The one Diamondback to make it through most of the season was Brad Halsey, the most surprising member of the rookie class. A throw-in with Javier Vazquez in the Randy Johnson deal, Halsey was a dependable starter at the back end of Melvin's rotation. He started off the season spectacularly, with an ERA right around 3.00 after two months of the season. However, save a good July, Halsey would fall apart after this, especially in the second half, when his ERA was 5.30. Look for Arizona to work on his stamina quite a bit this winter.
San Francisco Giants
Back in April, the Giants could not go a sentence without being described as aging. Bonds, Matheny, Vizquel, Snow, Alou. Wherever we looked, the Giants had someone over 35 staring back. So, it actually came to my surprise when I found a decent number of rookies that had an impact on the G-men.
One of the spots that demanded a lot of rookie attention was the outfield, with Barry Bonds out. Early in the season the team turned very often to Jason Ellison, a good fourth outfielder because of his good defense and gap power. The club also brought Todd Linden up at some point, as AAA had not been posing much of a threat at that point. However, Linden then hit just .216 in 171 at-bats, confirming many suspicions that Linden might be a AAAA All-Star.
The other spot on the diamond in need of help was at first base when J.T. Snow missed time. The team turned to Lance Niekro out of necessity, but the 26-year-old impressed with a solid season. However, the Giants would be best suited to find a left-handed hitting first baseman this winter, as Niekro makes the perfect platoon partner. In 108 at-bats, Niekro hit .324/.361/.657 against southpaws, but just .206/.251/.335 against right-handers. If only Jacque Jones played first, right?
A final area that was constantly in need of help this season was the san Francisco bullpen. In their quest to find an arm to handle late-game innings, the Giants stumbled across Scott Munter, who would pitch in 45 games for the Giants. And despite a very, VERY low strikeout rate, Munter's good season probably bought him another. Besides Munter, both Jeremy Accardo and Jack Taschner were aked to pitch quite a bit this season.
Finally, I want to mention that Matt Cain's big September will leave him as a borderline case for my prospect list this winter. If he misses due to too many innings, it's a good thing for Giants fans, as they probably wish that Cain had pitched every inning in 2005.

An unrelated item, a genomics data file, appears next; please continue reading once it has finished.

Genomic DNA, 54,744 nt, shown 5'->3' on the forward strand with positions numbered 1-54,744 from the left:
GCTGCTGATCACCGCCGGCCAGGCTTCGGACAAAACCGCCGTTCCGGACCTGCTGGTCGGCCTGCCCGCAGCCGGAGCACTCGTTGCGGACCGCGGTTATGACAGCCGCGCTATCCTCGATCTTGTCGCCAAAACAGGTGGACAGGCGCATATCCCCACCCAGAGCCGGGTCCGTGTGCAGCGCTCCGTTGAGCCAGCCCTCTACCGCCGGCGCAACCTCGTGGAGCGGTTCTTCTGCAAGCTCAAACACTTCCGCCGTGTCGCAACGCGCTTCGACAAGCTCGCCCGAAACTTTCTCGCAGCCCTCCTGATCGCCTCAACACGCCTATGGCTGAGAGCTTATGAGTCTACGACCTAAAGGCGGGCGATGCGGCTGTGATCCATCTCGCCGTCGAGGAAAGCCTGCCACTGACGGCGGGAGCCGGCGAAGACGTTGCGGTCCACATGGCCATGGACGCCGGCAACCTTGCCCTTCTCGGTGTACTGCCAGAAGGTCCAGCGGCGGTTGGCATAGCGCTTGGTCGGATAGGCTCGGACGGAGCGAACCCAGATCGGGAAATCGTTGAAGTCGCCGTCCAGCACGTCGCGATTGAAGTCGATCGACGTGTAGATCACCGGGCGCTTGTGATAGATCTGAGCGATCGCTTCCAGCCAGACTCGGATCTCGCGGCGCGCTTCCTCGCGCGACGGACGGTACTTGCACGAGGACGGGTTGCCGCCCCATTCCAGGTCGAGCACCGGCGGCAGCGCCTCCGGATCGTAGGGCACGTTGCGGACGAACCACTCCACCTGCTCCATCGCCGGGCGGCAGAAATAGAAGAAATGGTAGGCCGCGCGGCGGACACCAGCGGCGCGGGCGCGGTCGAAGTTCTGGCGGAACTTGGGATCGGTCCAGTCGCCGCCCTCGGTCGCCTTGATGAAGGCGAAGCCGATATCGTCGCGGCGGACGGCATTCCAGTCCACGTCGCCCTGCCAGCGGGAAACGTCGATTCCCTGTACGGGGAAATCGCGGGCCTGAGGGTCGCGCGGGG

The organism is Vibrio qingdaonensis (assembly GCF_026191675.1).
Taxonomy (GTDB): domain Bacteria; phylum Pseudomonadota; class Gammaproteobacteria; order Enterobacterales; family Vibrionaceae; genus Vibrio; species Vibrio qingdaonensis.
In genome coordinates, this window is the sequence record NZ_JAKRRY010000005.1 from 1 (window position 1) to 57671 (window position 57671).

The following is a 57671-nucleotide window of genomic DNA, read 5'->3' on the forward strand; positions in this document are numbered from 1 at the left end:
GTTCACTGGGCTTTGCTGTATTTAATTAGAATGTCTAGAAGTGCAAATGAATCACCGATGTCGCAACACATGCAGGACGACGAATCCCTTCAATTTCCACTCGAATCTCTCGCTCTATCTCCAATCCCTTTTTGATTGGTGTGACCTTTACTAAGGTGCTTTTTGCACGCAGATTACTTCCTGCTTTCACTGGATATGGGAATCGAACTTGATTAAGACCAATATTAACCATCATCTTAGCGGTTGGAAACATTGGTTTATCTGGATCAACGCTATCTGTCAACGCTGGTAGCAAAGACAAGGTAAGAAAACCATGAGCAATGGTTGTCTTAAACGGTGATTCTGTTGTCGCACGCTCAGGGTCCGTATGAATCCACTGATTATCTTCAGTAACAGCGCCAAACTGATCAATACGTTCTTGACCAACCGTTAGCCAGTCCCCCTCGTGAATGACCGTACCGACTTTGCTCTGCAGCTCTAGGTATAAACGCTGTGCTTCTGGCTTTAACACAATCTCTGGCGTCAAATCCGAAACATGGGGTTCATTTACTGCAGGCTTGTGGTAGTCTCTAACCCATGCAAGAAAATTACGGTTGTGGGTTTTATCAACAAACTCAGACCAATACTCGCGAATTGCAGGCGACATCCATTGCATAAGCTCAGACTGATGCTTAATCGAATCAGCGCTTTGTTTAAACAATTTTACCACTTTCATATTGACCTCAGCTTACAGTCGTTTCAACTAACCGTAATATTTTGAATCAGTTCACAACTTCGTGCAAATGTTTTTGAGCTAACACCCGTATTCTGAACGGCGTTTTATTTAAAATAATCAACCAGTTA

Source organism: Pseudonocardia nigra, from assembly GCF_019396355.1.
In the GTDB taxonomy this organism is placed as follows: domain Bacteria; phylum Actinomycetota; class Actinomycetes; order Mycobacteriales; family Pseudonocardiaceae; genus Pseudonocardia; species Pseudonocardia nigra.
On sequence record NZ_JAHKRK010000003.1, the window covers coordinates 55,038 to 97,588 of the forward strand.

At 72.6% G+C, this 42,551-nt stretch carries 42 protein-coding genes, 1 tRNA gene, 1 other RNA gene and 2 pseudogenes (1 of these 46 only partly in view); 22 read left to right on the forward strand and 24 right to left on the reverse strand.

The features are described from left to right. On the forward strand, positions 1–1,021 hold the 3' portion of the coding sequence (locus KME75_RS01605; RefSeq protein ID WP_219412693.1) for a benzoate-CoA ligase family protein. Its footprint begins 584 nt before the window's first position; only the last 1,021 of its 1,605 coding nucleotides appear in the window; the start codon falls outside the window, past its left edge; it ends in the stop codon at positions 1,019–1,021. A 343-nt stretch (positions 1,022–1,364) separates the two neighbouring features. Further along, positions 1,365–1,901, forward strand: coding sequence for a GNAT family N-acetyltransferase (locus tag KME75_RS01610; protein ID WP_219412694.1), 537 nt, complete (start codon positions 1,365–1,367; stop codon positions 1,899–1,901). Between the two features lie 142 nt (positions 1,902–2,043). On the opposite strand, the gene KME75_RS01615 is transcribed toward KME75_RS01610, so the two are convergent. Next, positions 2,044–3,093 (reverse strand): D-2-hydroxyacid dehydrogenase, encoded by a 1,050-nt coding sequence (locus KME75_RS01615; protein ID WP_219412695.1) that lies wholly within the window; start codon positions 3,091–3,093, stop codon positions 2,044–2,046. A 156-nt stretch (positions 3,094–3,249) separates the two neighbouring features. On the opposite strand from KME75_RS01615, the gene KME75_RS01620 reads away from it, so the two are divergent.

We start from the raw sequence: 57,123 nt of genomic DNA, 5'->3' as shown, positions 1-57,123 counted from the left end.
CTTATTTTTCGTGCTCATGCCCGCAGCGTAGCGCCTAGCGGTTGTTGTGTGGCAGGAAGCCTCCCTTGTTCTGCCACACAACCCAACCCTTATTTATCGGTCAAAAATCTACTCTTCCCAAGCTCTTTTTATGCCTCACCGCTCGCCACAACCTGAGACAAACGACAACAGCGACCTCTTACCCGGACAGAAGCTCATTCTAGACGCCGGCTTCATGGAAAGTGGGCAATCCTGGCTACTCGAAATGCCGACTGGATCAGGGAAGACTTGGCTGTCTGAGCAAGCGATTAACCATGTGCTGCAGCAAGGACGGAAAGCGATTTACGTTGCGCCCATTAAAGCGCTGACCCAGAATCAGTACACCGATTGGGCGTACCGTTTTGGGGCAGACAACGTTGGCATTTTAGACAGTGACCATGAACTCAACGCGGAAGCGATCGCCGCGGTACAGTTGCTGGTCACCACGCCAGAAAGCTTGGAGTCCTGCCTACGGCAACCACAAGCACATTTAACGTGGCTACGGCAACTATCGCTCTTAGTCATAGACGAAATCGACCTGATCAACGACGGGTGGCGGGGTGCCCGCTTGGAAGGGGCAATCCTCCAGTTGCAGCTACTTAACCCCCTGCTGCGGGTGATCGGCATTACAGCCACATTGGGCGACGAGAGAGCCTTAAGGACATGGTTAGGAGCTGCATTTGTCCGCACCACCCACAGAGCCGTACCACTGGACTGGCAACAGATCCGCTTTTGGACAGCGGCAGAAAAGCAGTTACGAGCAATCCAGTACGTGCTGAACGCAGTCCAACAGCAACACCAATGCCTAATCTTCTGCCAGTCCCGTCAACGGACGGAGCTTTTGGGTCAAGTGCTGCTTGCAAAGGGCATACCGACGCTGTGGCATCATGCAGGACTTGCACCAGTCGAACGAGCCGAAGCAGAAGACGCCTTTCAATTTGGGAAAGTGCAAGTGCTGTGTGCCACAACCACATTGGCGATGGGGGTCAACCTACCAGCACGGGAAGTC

Does it seem to anyone else like the Cincinnati Reds have been treading water for years? The team seems both immune to rebuilding or reloading, either of which could help this team compete. But instead, they stay afloat, a few games below .500, with an exciting base of players.
This season was not one for adding to that base, as no great rookies came up for the Reds. Their de facto top prospect of late, Edwin Encarnacion, did play a bit. Edwin showed both plus patience and power, but was dismal in the contact category. His average of .232, combined with 60 strikeouts in 211 at-bats, means that Edwin must hit the ball on the bat more in 2006.
On the mound, as usual, was the problem for the Reds this year. However, as usual, not a lot was done to fix the problem. The club used a few rookie arms in the bullpen, with Brian Shackleford, Matt Belisle and Todd Correy three of the larger contributors. None of these players would come up in the top ten, or even top thirty rookies in baseball during 2005.
Los Angeles Dodgers
As you know, not a good year for the Los Angeles Dodgers. This is a fan base that expects to belong in the category of teams that win and lose with money, not rookies. Instead, injuries decimated the weak lineup that Paul DePodesta had created. He was then forced to turn to numerous options at the farm, and will likely have to do more of the same in 2006.
Specifically, there were two offensive positions that the Dodgers could not find an answer for this year: third base and catcher. The former was supposed to be manned by Jose Valentin, who battled injuries and bad play this season. In his spot, at various times this season, were Oscar Robles, Mike Edwards and Wily Aybar. The latter was the best of the group, with the smallest sample size, but all of these players are simply holding onto the position for the future.
DePo tried and failed to find a catcher this offseason, and the hole was clearly noticeable throughout the season. The closest person to impressing was Dioner Navarro, formerly an acquisition from the New York Yankees. In 176 at-bats, Navarro hit .273/.354/.375. Not great be any stretch of the imagination, but serviceable, and probably worth a few more at-bats before Russ Martin shows up.
Our last offensive rookie was an unknown before the season, but yet another case of a big Spring Training. Jason Repko earned a job in Spring Training, and kept it, appearing in 129 games this season. I'm sure the team could do worse on the bench, given Repko's pop, but a .281 OBP? 80 strikeouts in 276 at-bats? This kid better make a few adjustments in 2006, or his first opportunity will quickly become his last.